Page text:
I have the question about the use and value of traceability. To help clarify my use of the word, I mean the ability to link or trace a test case to a requirement or a test case to a defect.
I have seen some very strict usage of traceability to the point that the amount of administration to use it does not seem beneficial. In my own practice, I’ve rarely or never used traceability.
My question is what is the value and benefit of traceability in testing?
Coincidentally, I was thinking about this same thing this morning and saw your post.
Theoretically, it seems good to have traceability but I find two challenges on the way to do so:
- Requirements are not modular, they are dependent on each other so segregating test cases to match exactly is a bit of a task.
- I have hardly ever seen anyone revisiting the test case and finding a related defect and doing something useful out of it. I am curious to know how many did that!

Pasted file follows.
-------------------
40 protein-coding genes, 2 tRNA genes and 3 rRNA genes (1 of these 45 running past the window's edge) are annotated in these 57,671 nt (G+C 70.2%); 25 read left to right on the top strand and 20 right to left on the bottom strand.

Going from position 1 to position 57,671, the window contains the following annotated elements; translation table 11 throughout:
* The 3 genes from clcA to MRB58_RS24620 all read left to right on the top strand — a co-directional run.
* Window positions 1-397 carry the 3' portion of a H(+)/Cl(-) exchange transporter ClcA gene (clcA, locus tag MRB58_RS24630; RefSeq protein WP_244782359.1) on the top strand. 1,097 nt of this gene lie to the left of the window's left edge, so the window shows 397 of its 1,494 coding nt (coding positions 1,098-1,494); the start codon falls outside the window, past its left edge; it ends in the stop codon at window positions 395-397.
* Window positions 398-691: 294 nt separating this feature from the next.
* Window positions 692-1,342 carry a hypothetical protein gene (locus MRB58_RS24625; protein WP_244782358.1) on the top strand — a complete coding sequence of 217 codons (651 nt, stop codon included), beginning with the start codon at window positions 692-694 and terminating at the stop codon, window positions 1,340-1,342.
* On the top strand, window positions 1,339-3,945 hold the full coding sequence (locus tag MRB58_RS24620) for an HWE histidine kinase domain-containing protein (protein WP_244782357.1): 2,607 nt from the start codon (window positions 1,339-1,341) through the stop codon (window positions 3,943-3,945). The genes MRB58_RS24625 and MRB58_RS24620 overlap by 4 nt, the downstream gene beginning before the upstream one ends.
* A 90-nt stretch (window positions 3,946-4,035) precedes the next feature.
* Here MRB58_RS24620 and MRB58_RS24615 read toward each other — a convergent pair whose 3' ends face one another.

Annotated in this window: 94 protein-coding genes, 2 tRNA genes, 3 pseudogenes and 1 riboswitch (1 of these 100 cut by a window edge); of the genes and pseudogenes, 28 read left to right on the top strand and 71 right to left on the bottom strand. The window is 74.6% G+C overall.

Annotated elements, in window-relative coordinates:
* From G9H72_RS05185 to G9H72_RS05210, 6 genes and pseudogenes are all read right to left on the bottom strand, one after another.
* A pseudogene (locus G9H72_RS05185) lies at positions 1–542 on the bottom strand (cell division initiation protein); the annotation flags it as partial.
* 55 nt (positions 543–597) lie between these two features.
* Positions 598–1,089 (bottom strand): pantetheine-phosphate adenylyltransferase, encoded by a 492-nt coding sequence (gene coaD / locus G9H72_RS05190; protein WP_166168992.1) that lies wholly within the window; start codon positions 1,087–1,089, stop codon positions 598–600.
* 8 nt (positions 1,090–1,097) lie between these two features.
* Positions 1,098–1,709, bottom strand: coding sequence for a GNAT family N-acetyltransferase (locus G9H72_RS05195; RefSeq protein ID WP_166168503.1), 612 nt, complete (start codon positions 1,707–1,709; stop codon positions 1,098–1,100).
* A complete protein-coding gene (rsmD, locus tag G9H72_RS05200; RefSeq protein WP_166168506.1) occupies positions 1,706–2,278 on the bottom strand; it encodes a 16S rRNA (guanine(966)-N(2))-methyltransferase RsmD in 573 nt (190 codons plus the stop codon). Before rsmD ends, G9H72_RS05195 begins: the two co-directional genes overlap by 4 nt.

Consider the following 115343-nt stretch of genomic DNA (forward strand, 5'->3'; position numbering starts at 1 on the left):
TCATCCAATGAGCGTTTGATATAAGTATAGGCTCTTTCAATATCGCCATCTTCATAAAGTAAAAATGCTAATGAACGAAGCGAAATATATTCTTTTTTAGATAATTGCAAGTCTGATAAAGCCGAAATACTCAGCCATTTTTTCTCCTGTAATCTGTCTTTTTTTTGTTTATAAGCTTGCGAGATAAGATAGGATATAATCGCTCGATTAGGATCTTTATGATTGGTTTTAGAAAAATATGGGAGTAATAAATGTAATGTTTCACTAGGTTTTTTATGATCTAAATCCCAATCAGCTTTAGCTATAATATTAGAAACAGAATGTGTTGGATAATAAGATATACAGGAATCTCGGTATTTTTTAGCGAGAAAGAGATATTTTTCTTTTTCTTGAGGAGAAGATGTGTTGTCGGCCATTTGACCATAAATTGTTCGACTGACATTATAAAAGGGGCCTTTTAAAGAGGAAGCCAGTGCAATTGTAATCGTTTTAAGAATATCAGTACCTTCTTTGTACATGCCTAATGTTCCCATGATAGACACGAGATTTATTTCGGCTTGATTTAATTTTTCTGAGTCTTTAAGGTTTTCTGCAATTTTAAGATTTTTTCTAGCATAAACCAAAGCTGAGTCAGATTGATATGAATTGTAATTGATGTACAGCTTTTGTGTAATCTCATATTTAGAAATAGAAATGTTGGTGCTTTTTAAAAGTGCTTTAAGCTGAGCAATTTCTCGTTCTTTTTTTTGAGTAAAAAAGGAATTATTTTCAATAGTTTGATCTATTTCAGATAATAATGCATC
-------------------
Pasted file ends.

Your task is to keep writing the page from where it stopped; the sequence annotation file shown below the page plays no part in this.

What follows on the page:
- I think that maintaining traceability is a time consuming task- and these days because of tools like JIRA, it is anyway easier to track back with the unique IDs, if needed be.
I think I have only used traceability when I was working under a very tyrannical scrum master who loved to blame publicly the single test resource (Me) for any production bugs.
I was able to use that traceability from the original development ticket > test cases attached > screenshots attached directly related to the code change. That saved my bacon a number of times as the scrum master was an ancient developer who disliked testers. Glad I quit that job
Actually I did use it another time when called out to please explain within a very large company in front of Ex Manager & CEO. Again I could trace everything back from development > system test > integration > inclusion to automation regression. It then came to light the issue was with the original business requirements that were not clearly defined and business had signed off on it twice. First with the concept and secondly with the demo prior to UAT release.